Jack Osbourne takes Georgia Humphreys behind the scenes of Watching With The Osbournes: Portals To Hell.

Ozzy and Sharon Osbourne aren't the biggest believers in ghosts.

But their son, Jack, most definitely is. He presents a paranormal-investigative series called Portals To Hell, which sees him explore America's most haunted and sinister locations, in search of irrefutable evidence that a spirit world exists.

Now, a special watch party is set to air on Really, in which sceptics Ozzy and Sharon - self-isolating due to the coronavirus pandemic - catch up on a particularly terrifying episode of Portals To Hell.

As we follow Jack investigate the Shanghai Tunnels in Portland, Oregon, we get to witness his parent's reactions, while the TV personality also tunes in from his own home in LA.

At a time when he is having to socially distance from his parents, it "was a lot of fun" to make a programme together, says Jack, 34, who has dual American and British citizenship

"I can see them; I can go over to the house and stand outside while they talk to me with the door open, but it's just tough," he confides.

"That's something that's really been weighing on me and I've been trying not to think about it too much because it's just a really morbid thought of like, 'When will my kids be able to hug their grandparents again?'"

Londoner Sharon, 67 - best known for recent years for her role as an X Factor judge - and Brummie Black Sabbath frontman Ozzy, 71, first met in 1970.

They married in 1982 and went on to have three kids together, Aimee, 36 Kelly, 35, and Jack.

Between 2002 and 2005, the family (apart from Aimee) appeared together in the hugely successful MTV reality show, The Osbournes.

So, while they're used to being on TV together, did Ozzy and Sharon have any reservations about being filmed watching Portals To Hell from their sofa?

"I think they had reservations in the sense where they were like, 'We don't necessarily believe too much in this stuff, so I don't know if you really want us doing it'," admits Jack, who says the best job he ever had was ITV2 series Jack Osbourne: Adrenaline Junkie.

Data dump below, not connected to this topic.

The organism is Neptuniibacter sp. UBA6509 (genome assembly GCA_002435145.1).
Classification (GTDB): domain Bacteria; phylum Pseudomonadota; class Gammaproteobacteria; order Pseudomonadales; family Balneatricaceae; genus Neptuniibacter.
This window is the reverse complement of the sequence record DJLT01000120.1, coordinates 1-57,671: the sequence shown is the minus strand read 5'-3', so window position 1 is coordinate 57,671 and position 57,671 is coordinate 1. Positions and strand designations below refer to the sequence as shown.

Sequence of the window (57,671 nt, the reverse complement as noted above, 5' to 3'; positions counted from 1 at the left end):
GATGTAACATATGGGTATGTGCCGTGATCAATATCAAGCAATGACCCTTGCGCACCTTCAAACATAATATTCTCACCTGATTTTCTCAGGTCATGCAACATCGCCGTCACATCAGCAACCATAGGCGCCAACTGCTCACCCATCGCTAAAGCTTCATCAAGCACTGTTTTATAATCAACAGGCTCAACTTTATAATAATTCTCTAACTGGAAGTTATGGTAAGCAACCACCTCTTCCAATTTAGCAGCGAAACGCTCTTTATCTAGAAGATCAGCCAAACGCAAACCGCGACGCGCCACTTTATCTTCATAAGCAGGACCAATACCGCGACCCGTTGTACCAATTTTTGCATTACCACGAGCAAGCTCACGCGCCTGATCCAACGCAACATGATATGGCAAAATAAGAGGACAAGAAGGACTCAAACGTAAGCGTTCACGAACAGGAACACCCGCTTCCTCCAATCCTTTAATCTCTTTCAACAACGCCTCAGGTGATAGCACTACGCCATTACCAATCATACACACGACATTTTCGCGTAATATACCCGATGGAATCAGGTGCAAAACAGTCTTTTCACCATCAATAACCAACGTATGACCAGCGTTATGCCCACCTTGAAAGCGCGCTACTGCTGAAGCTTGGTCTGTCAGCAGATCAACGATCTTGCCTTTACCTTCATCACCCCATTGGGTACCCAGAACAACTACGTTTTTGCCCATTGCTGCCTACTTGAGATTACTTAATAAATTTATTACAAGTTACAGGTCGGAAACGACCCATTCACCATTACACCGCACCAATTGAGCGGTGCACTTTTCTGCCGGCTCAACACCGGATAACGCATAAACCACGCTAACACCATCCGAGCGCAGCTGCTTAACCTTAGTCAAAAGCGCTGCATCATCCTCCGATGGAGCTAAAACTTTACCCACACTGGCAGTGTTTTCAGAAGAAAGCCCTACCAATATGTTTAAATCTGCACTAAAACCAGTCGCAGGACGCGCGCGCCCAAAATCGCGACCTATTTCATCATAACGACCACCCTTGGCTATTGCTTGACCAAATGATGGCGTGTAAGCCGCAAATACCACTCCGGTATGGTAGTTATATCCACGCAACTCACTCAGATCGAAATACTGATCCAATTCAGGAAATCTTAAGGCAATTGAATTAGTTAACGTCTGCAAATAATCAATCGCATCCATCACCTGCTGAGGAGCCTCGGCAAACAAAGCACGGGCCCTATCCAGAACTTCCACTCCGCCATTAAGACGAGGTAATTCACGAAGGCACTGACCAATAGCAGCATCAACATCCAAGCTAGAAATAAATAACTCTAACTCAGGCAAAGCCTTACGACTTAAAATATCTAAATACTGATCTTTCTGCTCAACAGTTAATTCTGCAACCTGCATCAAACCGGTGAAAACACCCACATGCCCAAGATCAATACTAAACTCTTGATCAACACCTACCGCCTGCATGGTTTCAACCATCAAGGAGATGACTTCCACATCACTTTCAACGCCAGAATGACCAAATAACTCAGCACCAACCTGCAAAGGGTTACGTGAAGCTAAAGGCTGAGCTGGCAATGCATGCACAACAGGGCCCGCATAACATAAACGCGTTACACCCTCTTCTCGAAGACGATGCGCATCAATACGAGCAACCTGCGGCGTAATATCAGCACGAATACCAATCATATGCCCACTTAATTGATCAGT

"They stepped up for sure. They're not the biggest ghost show watchers. They just don't like anything scary."

The star quips he was "slightly offended" to learn his parents had never watched Portals To Hell before.

For him, the paranormal is something he's been interested in since he was a kid: "I grew up watching X-Files - that was, like, my show."

But "the ghost hunting world is a tough world to crack into".

"Viewers at home and people that work in the field are very territorial and they're very sceptical about people," he continues.

However, a few years back he made two series of Haunted Highway, which followed he and his friend, actress Dana Workman, investigating claims of paranormal activity along America's remote roads. They travelled without a camera crew, shooting their creepy findings by themselves.

Then came Portals To Hell, which started last year (in America, it airs on the Travel Channel).

"When we were developing the show, I was never originally going to host it and then the network asked if I wanted to, and I was like 'okay, let's do it!' And it just happened really organically'."

The only downside to the show is the time he has to spend away from his kids (he has Pearl, eight, Andy-Rose, four, and two-year-old Minnie with ex-wife Lisa Stelly).

"It's so hard to do travel shows when you've got three kids at home, especially really young ones. It makes you yearn to be home more than normal. But, it's an awesome job."

Discussing shocking moments from shooting the second series, he recalls an episode about the Haunted Hill House in Mineral Wells, Texas.

"The amount of folklore surrounding this place... At one point they said that a satanic death cult lived there, and then they said there was a murder that happened there and then they said there's a demon that allegedly habits this place.

"So, I initially went into it being like, 'Yeah, sure; everyone's just a little bit too over the top about this place'. And that house was absolutely terrifying!

"Towards the end of the night, Katrina and I were upstairs, in basically a converted attic, and we heard the loudest bang on the wall - it literally sounded like someone took a baseball bat and just smacked the side of the house. Yeah, it was really terrifying."

Indeed, he finds it tough to switch off after the cameras stop rolling when they stay at the places they're filming at.

"I have the ability to turn it off when I go home and back to the hotel, most of the time. But the locations, I have a terrible time sleeping at.

"At Hill House, it was tough to put that out of your head, just because of how that investigation panned out. It was a really interesting case. We've never done anything like it."

The Osbournes are arguably one of the most famous families in the world.

In a candid interview with US show Good Morning America back in January, Ozzy revealed he has been diagnosed with Parkinson's disease.

Asked how his dad is coping with his health during lockdown, Jack says: "He's doing okay. He's just bored. He was going to go back in the studio and start work on another album, and that got all shut down, especially because his producer, he got Covid.

"He's had a really hard time with it. That hit very close to home - I think it really freaked my dad out at that point. But, he's doing good."

Watching With The Osbournes: Portals To Hell airs on Really, today, 9pm and is available on dplay